This kind of "hyper-local" paper may be the future of journalism. Still, after a year in business, Leming and Lower are not making money. Leming is the only full-time employee, and she and Lower deliver the paper themselves. "I hope that we're thinking outside the box," she says. "We're trying to see where the vacuum [in coverage] is."
Rose has moved to Oxford, Mississippi, where he's teaching at the University of Mississippi, working on a book, and serving as editor at large for a new, local weekly newspaper.
Gilken, meanwhile, is pursuing a lifelong dream of working in television news. As a nighttime assignment editor for CBS affiliate WPEC-TV, she's still listening to the police scanner and sending reporters out to chase the latest shooting victim, just as she once did at the Post. But now she can use her own news judgment to pick the most important stories of the day instead of having to post everything on the web immediately.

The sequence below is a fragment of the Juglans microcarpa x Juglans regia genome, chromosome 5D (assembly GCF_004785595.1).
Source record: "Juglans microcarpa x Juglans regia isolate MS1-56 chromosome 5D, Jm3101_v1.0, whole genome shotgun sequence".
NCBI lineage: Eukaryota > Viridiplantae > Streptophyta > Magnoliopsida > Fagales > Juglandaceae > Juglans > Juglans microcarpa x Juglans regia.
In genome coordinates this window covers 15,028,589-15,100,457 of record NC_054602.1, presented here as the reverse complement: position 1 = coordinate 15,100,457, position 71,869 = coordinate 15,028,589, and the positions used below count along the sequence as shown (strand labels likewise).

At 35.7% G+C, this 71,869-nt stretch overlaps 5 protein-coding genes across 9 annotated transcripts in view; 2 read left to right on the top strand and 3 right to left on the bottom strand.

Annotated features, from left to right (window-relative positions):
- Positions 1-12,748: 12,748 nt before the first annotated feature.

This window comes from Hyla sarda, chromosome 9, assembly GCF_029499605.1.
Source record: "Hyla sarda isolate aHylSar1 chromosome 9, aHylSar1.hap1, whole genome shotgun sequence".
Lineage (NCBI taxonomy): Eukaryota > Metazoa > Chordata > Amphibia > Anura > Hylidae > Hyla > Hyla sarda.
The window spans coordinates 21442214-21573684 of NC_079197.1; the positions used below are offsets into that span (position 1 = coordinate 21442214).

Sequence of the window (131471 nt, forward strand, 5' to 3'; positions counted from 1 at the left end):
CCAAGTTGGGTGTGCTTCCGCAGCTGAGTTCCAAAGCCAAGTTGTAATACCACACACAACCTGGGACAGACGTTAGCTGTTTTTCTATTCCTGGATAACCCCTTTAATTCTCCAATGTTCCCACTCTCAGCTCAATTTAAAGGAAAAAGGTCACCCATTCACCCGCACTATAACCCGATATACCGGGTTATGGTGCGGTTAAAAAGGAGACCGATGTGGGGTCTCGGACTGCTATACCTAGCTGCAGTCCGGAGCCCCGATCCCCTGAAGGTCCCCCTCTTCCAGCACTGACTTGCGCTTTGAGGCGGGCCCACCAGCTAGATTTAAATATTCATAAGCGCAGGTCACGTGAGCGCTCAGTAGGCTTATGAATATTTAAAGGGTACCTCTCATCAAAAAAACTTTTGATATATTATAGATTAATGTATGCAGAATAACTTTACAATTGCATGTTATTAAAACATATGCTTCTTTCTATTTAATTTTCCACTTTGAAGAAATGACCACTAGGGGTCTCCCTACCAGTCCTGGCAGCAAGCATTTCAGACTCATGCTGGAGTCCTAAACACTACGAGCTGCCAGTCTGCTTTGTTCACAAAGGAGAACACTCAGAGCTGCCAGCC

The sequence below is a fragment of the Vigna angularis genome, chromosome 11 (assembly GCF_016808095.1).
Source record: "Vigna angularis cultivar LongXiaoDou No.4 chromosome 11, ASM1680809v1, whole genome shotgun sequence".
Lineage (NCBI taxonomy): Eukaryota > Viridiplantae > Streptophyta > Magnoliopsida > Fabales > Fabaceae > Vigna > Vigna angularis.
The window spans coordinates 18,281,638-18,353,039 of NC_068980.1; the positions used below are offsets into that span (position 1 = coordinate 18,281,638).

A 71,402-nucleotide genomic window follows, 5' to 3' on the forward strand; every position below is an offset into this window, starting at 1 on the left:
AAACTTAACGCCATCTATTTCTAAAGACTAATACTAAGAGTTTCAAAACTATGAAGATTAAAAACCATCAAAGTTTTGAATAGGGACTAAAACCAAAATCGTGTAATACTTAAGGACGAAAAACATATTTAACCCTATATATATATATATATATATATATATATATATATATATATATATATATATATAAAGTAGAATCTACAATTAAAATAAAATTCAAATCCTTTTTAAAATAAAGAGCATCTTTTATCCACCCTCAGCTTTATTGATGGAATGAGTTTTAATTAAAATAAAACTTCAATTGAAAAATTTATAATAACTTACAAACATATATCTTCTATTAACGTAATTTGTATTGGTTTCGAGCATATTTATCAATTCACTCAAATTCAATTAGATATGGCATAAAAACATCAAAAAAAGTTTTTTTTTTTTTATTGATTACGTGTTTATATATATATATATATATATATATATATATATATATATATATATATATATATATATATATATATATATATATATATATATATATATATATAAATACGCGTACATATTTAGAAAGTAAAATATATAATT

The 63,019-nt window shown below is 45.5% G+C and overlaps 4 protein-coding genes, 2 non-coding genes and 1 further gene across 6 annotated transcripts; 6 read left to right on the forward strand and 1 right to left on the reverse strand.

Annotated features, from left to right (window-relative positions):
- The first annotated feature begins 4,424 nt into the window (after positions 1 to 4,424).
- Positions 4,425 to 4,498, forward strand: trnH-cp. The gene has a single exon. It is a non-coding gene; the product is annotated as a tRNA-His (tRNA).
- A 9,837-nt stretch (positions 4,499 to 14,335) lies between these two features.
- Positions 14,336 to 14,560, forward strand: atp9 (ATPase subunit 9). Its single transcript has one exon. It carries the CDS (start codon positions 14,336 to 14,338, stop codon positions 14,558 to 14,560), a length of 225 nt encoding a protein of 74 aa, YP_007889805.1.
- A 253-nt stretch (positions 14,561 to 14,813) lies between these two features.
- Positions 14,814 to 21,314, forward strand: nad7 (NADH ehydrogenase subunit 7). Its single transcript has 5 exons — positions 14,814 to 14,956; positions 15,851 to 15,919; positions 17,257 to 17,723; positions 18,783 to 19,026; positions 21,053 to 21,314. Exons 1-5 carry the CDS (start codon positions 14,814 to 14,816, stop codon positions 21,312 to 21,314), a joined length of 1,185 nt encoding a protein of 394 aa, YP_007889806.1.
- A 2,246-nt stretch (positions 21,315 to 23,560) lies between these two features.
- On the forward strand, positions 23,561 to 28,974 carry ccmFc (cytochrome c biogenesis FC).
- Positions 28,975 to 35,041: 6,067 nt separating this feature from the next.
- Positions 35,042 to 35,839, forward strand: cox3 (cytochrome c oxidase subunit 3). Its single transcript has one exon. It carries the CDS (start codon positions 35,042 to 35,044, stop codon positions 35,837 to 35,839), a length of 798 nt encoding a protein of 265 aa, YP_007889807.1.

Of course, reminders of the life she built at the Post linger. Her dining room features a framed copy of a feature story she wrote about being an amateur boxer. When she got married four years ago, the wedding guest list was full of friends from the newsroom, and her party favors included a fake newspaper page called the Palm Beach Toast.
But Gilken says she has no regrets. She's glad to be able to keep telling compelling, visual stories in a medium that's highly competitive. And at least in television, she can see that her career has a future.
"When I see the paper, I think... I'm not missing anything," she says. "I never once, since leaving the Post, even considered applying for a job at another newspaper."